The Star of Love

Venus has been astonishingly bright in the sky this month. A planet, not a star, but it’s so much richer to see it as a ‘wandering star’. In any case, it got me thinking about the fixed stars, those guiding signs for sailors. Metaphorically, our lives have so often been compared to a boat at sea. Sometimes storm-tossed, sometimes lost, sometimes becalmed as in Coleridge’s evocation of depression:

Day after day, day after day,
We stuck, nor breath nor motion;
As idle as a painted ship
Upon a painted ocean.

Pursuing the fundamental poetry of sea and star, Shakespeare wrote in Sonnet 116 of Love as a fixed star above whatever lives we live, a guide to centre us in our bleakest moments. It’s a popular reading at weddings though I think the Love pointed to here transcends the marital:

Let me not to the marriage of true minds
Admit impediments. Love is not love
Which alters when it alteration finds,
Or bends with the remover to remove.
O no! it is an ever-fixed mark
That looks on tempests and is never shaken;
It is the star to every wand’ring bark,
Whose worth’s unknown, although his height be taken.
Love’s not Time’s fool, though rosy lips and cheeks
Within his bending sickle’s compass come;
Love alters not with his brief hours and weeks,
But bears it out even to the edge of doom.
If this be error and upon me prov’d,
I never writ, nor no man ever lov’d.
We cannot know this Love directly. Its ‘worth unknown’, it is a mystery. Yet it is something to which we turn with certainty, something beyond us yet crucially important. The poem could, of course, be interpreted as a Christian viewpoint. Buti interpretation can go far beyond that. However we may conceive of it, our ‘ever-fixed mark’, if we are lucky enough to find it within us, is an ultimate tranquillity and comfort. It does not speak or offer magic. It is above human joy and suffering, the point through which we contemplate, at least for brief periods, a benevolent cosmic principle.
I think Robert Frost’s Choose Something Like a Star resonates with Shakespeare’s sonnet. It’s always fascinating to see different treatments of similar ideas across the centuries:
O Star (the fairest one in sight),
We grant your loftiness the right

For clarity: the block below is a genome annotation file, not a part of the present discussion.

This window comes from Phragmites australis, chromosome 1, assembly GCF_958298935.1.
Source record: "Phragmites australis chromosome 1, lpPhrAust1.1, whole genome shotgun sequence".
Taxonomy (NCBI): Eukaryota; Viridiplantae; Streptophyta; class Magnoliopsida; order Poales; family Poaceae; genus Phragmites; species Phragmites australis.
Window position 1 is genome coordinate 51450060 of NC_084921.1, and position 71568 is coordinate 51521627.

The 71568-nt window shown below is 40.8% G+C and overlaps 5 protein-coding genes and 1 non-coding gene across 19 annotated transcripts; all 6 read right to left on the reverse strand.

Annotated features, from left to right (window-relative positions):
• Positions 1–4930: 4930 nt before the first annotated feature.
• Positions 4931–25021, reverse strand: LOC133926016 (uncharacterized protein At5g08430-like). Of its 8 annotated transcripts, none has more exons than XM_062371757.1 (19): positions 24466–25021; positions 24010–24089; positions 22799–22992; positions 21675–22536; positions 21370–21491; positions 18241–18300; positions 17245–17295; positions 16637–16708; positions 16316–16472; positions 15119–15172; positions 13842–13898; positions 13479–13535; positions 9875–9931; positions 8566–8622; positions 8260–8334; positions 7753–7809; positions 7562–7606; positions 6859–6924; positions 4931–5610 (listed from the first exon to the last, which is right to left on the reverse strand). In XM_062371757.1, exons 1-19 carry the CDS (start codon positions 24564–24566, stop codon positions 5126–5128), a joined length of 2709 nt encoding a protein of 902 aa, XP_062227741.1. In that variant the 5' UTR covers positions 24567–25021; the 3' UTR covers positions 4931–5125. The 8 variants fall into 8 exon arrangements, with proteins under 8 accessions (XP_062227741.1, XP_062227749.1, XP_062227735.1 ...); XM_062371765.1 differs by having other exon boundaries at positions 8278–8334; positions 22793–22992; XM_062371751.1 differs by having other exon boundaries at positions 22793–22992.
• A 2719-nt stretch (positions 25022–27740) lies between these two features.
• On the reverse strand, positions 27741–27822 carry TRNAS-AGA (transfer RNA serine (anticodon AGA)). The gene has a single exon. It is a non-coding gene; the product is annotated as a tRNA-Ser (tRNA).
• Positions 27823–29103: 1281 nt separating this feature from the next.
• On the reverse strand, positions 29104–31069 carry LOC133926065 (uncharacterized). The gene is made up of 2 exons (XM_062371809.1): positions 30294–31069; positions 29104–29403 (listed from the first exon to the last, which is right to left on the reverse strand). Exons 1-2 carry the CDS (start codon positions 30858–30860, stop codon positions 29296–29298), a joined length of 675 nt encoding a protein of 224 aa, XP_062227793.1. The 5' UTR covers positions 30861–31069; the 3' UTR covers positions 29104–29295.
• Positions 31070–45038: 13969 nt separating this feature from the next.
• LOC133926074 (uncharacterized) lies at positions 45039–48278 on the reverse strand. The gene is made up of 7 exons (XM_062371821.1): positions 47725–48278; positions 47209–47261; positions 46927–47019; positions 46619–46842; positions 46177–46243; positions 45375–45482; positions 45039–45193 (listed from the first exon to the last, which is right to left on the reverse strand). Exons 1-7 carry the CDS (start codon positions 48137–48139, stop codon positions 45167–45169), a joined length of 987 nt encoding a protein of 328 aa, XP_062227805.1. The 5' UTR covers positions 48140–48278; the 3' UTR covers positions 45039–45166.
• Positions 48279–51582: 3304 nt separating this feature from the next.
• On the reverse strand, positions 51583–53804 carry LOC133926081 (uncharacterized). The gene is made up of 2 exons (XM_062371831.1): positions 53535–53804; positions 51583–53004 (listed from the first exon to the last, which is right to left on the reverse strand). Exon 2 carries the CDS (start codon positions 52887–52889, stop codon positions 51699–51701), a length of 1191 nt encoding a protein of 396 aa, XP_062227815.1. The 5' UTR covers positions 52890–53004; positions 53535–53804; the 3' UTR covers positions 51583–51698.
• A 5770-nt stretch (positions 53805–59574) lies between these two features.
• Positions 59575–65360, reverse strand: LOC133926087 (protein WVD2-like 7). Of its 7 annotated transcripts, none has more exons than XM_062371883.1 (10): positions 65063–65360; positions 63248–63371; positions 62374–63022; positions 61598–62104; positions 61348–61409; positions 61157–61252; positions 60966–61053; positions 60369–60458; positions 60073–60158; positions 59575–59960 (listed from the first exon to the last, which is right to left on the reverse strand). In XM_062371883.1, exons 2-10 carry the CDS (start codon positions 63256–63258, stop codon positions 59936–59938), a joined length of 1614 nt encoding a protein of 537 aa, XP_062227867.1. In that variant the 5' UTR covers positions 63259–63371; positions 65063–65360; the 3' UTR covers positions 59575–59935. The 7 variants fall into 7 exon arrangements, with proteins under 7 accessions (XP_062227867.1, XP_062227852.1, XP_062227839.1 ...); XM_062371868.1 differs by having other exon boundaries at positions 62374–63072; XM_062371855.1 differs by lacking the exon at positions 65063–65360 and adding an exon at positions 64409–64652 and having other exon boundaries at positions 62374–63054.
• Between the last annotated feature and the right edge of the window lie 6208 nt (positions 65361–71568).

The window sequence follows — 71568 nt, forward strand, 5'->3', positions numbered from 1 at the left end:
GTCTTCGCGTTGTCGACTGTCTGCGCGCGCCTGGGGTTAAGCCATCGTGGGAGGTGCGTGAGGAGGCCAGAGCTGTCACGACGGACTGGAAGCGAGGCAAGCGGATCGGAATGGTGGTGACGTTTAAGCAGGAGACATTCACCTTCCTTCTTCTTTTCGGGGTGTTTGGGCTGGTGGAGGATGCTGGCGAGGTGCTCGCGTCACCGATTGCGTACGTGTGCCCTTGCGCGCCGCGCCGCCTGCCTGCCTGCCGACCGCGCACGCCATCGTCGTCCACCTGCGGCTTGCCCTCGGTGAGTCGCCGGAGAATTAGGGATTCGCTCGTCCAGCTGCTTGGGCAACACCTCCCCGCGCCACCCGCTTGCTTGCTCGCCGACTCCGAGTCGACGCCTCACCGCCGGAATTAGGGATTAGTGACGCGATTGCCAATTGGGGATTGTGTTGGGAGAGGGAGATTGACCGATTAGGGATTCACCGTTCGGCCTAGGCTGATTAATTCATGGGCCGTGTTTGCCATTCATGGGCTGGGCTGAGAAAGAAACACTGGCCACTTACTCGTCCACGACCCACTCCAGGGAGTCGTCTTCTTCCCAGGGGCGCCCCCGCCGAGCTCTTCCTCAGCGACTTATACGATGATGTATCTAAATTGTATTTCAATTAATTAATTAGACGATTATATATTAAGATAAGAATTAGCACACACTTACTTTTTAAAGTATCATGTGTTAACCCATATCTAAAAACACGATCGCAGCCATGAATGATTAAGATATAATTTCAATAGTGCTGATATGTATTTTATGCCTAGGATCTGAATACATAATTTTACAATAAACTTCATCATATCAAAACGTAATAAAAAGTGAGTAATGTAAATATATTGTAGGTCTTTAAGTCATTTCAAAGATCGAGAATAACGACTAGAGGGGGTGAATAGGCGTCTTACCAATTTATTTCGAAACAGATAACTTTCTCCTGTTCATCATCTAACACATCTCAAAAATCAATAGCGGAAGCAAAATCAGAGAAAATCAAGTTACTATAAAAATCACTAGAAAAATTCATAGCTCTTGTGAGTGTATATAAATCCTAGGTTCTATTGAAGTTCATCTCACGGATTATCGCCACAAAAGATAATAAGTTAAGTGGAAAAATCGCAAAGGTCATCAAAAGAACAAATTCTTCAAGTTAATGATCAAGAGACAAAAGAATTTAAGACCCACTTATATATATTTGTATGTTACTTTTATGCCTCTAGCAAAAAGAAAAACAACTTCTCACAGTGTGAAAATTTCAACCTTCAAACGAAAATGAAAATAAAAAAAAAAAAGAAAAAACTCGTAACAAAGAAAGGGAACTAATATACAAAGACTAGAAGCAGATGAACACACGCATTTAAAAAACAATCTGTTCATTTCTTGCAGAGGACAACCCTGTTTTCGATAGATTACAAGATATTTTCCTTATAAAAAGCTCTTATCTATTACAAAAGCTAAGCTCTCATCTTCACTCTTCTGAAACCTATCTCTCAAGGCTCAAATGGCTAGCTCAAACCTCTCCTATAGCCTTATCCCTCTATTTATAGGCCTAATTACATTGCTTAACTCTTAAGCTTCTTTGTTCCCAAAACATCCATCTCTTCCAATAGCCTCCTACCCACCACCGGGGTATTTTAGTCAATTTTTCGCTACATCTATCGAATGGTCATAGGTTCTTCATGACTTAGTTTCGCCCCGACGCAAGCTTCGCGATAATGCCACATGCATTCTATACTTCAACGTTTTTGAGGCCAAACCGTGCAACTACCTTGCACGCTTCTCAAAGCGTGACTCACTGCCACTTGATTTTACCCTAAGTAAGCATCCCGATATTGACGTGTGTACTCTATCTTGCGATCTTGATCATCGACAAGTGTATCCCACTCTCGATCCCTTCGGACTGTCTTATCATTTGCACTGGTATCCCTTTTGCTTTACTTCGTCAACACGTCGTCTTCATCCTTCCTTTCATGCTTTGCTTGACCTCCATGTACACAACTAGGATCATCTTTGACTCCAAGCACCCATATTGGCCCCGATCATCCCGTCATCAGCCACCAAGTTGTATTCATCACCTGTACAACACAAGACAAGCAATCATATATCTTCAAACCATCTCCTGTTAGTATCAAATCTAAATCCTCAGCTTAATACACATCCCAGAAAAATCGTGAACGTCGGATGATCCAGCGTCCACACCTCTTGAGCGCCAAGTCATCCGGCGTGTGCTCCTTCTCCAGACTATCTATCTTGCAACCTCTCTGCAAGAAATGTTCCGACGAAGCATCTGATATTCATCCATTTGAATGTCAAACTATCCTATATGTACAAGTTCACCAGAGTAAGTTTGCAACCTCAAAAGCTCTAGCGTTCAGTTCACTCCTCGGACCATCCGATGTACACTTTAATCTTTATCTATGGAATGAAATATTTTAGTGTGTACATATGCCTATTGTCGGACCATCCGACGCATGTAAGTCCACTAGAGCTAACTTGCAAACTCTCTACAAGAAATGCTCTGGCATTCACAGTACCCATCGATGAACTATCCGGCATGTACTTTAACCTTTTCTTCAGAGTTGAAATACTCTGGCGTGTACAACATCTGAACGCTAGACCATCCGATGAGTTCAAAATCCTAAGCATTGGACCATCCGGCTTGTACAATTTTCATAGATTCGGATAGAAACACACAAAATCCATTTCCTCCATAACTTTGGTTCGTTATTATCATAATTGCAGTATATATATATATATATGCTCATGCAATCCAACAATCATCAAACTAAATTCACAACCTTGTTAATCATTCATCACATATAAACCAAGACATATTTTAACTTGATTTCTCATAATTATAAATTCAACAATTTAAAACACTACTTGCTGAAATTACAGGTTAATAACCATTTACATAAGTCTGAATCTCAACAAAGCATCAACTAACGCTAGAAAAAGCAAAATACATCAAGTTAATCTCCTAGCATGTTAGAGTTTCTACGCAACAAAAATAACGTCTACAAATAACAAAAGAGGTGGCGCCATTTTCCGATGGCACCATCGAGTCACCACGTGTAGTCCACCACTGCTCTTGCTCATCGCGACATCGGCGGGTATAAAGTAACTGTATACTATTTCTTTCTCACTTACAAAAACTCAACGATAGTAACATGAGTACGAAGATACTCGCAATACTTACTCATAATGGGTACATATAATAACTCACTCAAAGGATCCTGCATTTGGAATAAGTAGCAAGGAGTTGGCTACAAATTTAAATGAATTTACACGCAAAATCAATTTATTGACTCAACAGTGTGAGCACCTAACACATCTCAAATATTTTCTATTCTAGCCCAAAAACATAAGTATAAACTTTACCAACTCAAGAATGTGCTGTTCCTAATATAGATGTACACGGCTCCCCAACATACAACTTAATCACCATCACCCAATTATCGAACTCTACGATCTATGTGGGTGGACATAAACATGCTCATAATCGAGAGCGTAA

To some obscurity of cloud—
It will not do to say of night,
Since dark is what brings out your light.
Some mystery becomes the proud.
But to be wholly taciturn
In your reserve is not allowed.
Say something to us we can learn
By heart and when alone repeat.
Say something! And it says, ‘I burn.’
But say with what degree of heat.
Talk Fahrenheit, talk Centigrade.
Use language we can comprehend.
Tell us what elements you blend.
It gives us strangely little aid,
But does tell something in the end.
And steadfast as Keats’ Eremite *,
Not even stooping from its sphere,
It asks a little of us here.
It asks of us a certain height,
So when at times the mob is swayed
To carry praise or blame too far,
We may choose something like a star
To stay our minds on and be staid.
Frost’s star, like Shakespeare’s, cannot be experienced through words or measurements, facts or calculation. The star, too, is obscure, mysterious. It does ask of us ‘a certain height’ (as, say, a beautiful painting asks awe of us), that height both looking upwards to a fixed transcendental point, and the height of standing tall when passions run high and ‘the mob is swayed’. This poem is not about Love yet it shares the same ‘idea pattern’, offer sus the choice of ‘something like a star/ To stay our minds on and be staid.’ A Stoic such as Marcus Aurelius would have liked this poem. The Stoic’s ‘fixed point’, of course, was the central belief in the benevolence of the cosmos, a form of Love.

* Keats’ Eremite is a reference to John Keats’ poem Bright Star which celebrates sensuous, romantic love in contrast with the permanence of the bright star:
Bright star, would I were stedfast as thou art—
         Not in lone splendour hung aloft the night
And watching, with eternal lids apart,
         Like nature’s patient, sleepless Eremite,
The moving waters at their priestlike task
         Of pure ablution round earth’s human shores,
Or gazing on the new soft-fallen mask
         Of snow upon the mountains and the moors—
No—yet still stedfast, still unchangeable,
         Pillow’d upon my fair love’s ripening breast,
To feel for ever its soft fall and swell,
         Awake for ever in a sweet unrest,
Still, still to hear her tender-taken breath,
And so live ever—or else swoon to death.

 

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